Again a correction.
    Apple's problems with the A10 and A11 are NOT problems of power management; they are problems of CURRENT DRAW. Power management on the chips works just fine (and better than ever; high performance throttling tends to occur less with each successive generation, and it used to be possible to force reboot an iPhone if you got it hot enough, now that seems impossible because of better power management).

    Current draw, on the other hand, is not something the SoCs were designed to track. And so when an aging battery is no longer able to provide max current draw (when everything on the SoC is lined up just wrong) then not enough current IS provided, and the system reboots.
    This is definitely a flaw in the phone as a whole, but it's a system-wide flaw, and you can imagine how it happened. The SoC was designed assuming a certain current drive because no-one thought about aging batteries, because no-one (in Apple or outside) had hit the problem before.

    I expect the A12 will have the same PMU that, today, monitors temperatures everywhere to make sure they remain within bounds, ALSO tracking a variety of proxies for current draw, and will be capable of throttling performance gradually in the face of extreme current draw, just like performance is throttled gradually in the face of extreme temperature.
  • eastcoast_pete - Friday, June 1, 2018 - link

    Different design and use philosophies. Apple's mobile chips are designed to be able to deliver short bursts of very high processing power (opening a complex webpage, switching between apps), and throttle back to Okay fast during the remainder. That requires apps and OS to be tightly controlled and behave really well - one bad app that doesn't behave and keeps driving the CPU hard for longer periods and your phone would get hot (thermal throttling) , plus your battery would run down in a jiffy. For ARM & Co on Android/Linux, it makes more sense to have smaller, less powerful cores, manage energy consumption through other means (BigLittle etc), and increase performance by increading the number of cores/threads. Basically, if you really want to upscale the performance of stock ARM designs for a laptop or similar, you could dump the "little" cores and go for an octacore or decacore BIG, so all A76 cores. Might be interesting if somebody tries it. Reply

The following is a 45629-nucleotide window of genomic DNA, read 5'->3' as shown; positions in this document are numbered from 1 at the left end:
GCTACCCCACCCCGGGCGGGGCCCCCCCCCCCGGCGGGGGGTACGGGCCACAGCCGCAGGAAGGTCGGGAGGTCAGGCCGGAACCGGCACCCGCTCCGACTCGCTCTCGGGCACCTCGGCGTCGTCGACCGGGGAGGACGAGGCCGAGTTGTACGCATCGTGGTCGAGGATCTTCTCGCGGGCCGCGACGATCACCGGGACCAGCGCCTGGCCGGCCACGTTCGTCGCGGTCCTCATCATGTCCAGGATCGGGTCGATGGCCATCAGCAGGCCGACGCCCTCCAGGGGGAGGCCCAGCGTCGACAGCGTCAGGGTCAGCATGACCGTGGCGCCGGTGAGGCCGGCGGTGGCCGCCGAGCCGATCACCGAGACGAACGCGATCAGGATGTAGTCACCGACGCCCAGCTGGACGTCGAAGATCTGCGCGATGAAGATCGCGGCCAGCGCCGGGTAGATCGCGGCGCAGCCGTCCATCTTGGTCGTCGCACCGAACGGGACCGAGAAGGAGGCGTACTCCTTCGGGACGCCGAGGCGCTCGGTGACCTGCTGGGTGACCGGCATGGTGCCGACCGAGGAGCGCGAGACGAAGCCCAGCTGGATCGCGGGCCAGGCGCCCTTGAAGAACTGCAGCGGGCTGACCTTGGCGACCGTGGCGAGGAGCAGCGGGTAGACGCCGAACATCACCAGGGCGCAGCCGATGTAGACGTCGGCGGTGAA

• serendip - Friday, June 1, 2018 - link

    It's not so simple - small A55 cores seem to work better in a quad or hexacore config, whereas A75s are best left in a dual core config at most because their perf/watt is poor. No point having a phone that's crazy fast but overheats and runs out of battery quickly.

    Apple's use of powerful but power-hungry cores could also affect the longevity of older phones. Older batteries might not be able to supply enough power for a big core running at full speed.
  • BurntMyBacon - Friday, June 1, 2018 - link

    The fact that Apple is able to use an even larger and more power hungry core and a (marginally?) smaller battery should tell you that it is doable. Though, you are correct in saying it's not simple. The fact of the matter is, Apple has implemented much better power management features than ARM to allow for their cores to run at higher peak loads while needed and then being able to throttle down to lower power draw very quickly. ARM simply didn't design the A75 to do low power processing. The A75 is designed to rely on the A55 for low power processing as this provides an incentive to sell more core licenses. Reply
  • BillBear - Friday, June 1, 2018 - link

    Traditionally, Apple builds a big ass core and clocks it low.

    It wasn't until FinFET made it to mobile chips that they started clocking higher.

    >Apple has always played it conservative with clockspeeds in their CPU designs – favoring wide CPUs that don’t need to (or don’t like to) clock higher – so an increase like this is a notable event given the power costs that traditionally come with higher clockspeeds. Based on the underlying manufacturing technology this looks like Apple is cashing in their FinFET dividend, taking advantage of the reduction in operating voltages in order to ratchet up the CPU frequency. This makes a great deal of sense for Apple (architectural improvements only get harder), but at the same time given that Apple is reaching the far edge of the performance curve I suspect this may be the last time we see a 25%+ clockspeed increase in a single generation with an Apple SoC.

    Qualcomm has been building small cores and vendors have been clocking them (with corresponding voltage increases) high.

    Remember all the Android vendors getting caught red handed changing clockspeeds when they detected benchmarks running?

Log in

Don't have an account? Sign up now